Evol Ecol Res 18: 571-585 (2017) Full PDF if your library subscribes.
Stress as an adaptation I: Stress hormones are correlated with optimal foraging behaviour of gerbils under the risk of predation
Justin R. St. Juliana1,2, Burt P. Kotler2, Nadja Wielebnowski3,4 and Jonathan G. Cox5
1Department of Biology, Indiana State University, Terre Haute, Indiana, USA, 2Mitrani Department of Desert Ecology, Jacob Blaustein Institutes for Desert Research, Ben-Gurion University of the Negev, Midreshet Ben-Gurion, Israel, 3Conservation Science Department, Brookfield Zoo, Chicago Zoological Society, Brookfield, Illinois, USA, 4Department of Conservation and Research, Oregon Zoo, Portland, Oregon, USA and 5BokWerks, LLC, Austin, Texas, USA
Correspondence: J.R. St. Juliana, Department of Biology, Indiana State University, 200 North Seventh Street, Terre Haute, IN 47809, USA.
Background: Many organisms live in a world awash with predation risk. Optimal foragers trade off food and safety to maximize their fitness. A way for organisms to modify their behaviour, and appropriately trade off food and safety under changing conditions, is to do so as a function of stress hormone (glucocorticoid) concentration.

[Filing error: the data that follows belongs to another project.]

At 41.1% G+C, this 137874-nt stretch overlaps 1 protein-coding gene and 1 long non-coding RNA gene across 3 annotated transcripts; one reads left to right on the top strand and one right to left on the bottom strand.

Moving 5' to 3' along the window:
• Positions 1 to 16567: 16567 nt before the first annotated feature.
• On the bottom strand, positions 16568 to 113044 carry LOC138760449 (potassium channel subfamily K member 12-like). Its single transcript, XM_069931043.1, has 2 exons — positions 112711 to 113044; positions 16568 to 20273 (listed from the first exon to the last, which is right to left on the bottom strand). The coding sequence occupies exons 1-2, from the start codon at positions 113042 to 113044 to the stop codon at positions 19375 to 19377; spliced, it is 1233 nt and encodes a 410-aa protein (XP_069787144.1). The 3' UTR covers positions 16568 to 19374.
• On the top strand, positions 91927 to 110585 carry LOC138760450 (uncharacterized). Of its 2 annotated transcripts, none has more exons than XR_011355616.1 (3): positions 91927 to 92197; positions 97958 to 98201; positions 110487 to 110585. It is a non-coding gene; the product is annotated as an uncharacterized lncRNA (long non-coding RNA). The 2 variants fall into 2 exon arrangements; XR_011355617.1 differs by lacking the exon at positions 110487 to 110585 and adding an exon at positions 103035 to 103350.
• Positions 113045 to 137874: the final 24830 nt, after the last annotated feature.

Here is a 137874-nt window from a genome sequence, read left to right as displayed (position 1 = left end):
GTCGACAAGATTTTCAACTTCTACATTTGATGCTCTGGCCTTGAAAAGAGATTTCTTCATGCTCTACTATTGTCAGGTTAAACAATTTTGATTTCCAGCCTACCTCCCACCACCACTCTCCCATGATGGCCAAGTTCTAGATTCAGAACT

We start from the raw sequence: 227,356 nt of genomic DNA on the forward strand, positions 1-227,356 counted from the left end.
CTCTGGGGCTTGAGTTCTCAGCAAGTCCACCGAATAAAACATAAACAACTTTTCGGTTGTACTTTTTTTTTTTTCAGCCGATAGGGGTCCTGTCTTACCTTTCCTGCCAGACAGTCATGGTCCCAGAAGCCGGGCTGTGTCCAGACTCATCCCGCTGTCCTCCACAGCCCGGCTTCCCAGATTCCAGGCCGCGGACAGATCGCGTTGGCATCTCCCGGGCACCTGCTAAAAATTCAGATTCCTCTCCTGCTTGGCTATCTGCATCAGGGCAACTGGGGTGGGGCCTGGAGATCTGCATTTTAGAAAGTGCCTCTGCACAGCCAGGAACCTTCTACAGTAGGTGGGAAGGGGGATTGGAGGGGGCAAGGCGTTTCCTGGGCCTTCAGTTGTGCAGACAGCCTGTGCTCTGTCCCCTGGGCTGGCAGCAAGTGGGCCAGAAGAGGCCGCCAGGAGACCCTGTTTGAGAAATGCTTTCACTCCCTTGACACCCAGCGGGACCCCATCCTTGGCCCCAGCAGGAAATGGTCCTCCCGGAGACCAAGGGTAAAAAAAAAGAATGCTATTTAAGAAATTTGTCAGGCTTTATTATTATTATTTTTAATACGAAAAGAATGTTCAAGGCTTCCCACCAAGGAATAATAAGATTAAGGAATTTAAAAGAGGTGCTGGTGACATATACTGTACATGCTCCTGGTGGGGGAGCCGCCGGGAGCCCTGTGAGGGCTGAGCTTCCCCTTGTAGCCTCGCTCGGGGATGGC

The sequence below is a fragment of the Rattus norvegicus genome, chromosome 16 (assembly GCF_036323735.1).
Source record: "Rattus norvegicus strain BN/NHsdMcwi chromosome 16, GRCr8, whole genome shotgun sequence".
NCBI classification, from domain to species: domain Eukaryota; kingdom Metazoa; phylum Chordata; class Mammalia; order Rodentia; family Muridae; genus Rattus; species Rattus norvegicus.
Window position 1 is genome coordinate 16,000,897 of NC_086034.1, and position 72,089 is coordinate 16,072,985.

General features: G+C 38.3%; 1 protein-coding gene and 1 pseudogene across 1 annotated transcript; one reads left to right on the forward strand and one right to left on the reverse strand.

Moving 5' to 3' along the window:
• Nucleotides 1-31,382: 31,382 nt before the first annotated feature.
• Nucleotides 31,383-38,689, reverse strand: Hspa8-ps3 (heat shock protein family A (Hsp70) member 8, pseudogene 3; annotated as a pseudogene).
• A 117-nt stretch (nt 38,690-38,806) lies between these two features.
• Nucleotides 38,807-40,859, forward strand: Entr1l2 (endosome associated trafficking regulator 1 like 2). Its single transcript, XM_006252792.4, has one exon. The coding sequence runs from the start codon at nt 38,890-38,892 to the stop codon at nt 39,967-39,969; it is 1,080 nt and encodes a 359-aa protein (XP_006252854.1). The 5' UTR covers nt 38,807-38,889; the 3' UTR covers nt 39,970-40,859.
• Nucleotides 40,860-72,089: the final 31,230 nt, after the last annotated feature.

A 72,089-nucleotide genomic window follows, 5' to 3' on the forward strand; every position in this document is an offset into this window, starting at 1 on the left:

Hypothesis: As the risk of predation changes, stress hormones and an organism’s optimal foraging behaviour will change accordingly.
Methods: We evaluated connections between a stress hormone – faecal glucocorticoid concentration (FGC) – and optimal foraging behaviour (using the giving-up density technique) in two species of desert gerbils, Gerbillus andersoni allenbyi and Gerbillus nanus, in a large outdoor enclosure. Gerbils were subject to changing predation risk from barn owls (Tyto alba, present or absent) and moon phase (nights with a full moon being riskier).
Results: Gerbils had higher giving-up densities (foraged less) and were more apprehensive (a form of vigilance) on nights with a full moon and when owls were present. Also, gerbils showed elevated FGCs in response to the full moon. Owl presence or absence, however, was not related to FGC. Individual gerbils with higher FGC foraged longer, ate more food, and foraged later into the night. Hence, in this system there is a correlation between optimal foraging under the risk of predation and stress hormones. Stress hormone concentrations increase in response to FGC, an indicator of general predation risk.
Keywords: desert rodents, faecal glucocorticoids, gerbils, moon phase, optimal foraging, predation risk, quitting harvest rate.
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